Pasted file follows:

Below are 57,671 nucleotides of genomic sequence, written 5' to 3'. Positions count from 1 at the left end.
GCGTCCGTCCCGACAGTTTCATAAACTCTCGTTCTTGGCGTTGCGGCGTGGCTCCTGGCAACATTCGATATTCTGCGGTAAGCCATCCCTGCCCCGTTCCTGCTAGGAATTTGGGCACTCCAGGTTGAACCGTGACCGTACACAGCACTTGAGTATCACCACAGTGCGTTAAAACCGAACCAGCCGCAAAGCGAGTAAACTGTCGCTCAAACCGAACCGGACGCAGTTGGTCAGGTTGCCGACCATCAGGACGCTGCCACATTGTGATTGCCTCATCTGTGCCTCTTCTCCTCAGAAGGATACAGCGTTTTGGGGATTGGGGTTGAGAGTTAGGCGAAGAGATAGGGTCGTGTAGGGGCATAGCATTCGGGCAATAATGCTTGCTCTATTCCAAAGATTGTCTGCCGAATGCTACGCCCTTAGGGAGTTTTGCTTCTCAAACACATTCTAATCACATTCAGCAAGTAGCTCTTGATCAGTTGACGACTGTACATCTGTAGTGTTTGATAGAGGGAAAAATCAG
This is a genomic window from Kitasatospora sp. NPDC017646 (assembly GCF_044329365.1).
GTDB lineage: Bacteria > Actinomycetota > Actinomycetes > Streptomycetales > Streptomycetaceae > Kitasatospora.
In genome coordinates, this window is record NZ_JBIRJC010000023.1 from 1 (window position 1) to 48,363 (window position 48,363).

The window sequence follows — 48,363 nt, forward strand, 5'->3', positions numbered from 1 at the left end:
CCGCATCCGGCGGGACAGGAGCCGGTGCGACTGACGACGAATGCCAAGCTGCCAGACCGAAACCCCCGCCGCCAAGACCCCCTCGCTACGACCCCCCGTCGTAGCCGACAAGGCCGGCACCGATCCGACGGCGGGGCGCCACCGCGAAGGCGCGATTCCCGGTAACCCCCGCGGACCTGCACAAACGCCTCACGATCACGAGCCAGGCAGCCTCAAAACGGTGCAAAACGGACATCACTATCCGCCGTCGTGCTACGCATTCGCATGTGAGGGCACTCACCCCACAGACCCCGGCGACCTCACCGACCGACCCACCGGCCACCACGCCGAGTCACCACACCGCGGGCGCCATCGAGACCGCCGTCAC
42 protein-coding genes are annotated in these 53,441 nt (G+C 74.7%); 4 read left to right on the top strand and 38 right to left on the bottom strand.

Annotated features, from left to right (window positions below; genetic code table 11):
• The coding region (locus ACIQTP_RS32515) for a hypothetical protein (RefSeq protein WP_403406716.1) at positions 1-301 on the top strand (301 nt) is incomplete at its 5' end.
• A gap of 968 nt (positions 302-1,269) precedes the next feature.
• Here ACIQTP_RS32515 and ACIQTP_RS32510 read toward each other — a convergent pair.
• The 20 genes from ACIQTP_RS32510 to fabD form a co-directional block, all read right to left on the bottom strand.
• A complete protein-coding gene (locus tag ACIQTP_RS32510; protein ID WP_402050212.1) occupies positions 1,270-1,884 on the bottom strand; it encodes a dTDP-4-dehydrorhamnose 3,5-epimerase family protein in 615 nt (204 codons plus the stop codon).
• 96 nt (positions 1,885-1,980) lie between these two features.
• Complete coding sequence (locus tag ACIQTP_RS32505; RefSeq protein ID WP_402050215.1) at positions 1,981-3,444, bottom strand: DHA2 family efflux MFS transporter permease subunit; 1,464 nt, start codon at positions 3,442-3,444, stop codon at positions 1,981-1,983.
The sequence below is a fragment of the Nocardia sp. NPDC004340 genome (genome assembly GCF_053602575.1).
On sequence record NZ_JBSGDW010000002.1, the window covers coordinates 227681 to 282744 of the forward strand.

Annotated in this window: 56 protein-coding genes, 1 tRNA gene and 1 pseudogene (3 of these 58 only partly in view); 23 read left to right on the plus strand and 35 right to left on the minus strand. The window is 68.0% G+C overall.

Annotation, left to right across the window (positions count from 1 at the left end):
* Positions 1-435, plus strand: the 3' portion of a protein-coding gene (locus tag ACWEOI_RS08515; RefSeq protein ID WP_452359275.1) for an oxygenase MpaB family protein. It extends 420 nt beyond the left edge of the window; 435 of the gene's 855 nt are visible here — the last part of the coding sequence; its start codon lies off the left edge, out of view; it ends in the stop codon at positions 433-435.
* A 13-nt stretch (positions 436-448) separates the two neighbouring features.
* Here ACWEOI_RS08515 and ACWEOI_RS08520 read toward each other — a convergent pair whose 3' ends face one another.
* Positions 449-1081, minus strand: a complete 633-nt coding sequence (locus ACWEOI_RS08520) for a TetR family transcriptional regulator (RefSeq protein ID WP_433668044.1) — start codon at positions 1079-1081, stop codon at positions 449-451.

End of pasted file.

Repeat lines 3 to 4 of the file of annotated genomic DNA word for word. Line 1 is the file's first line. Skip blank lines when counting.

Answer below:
This is a genomic window from Kitasatospora sp. NPDC017646 (assembly GCF_044329365.1).
GTDB lineage: Bacteria > Actinomycetota > Actinomycetes > Streptomycetales > Streptomycetaceae > Kitasatospora.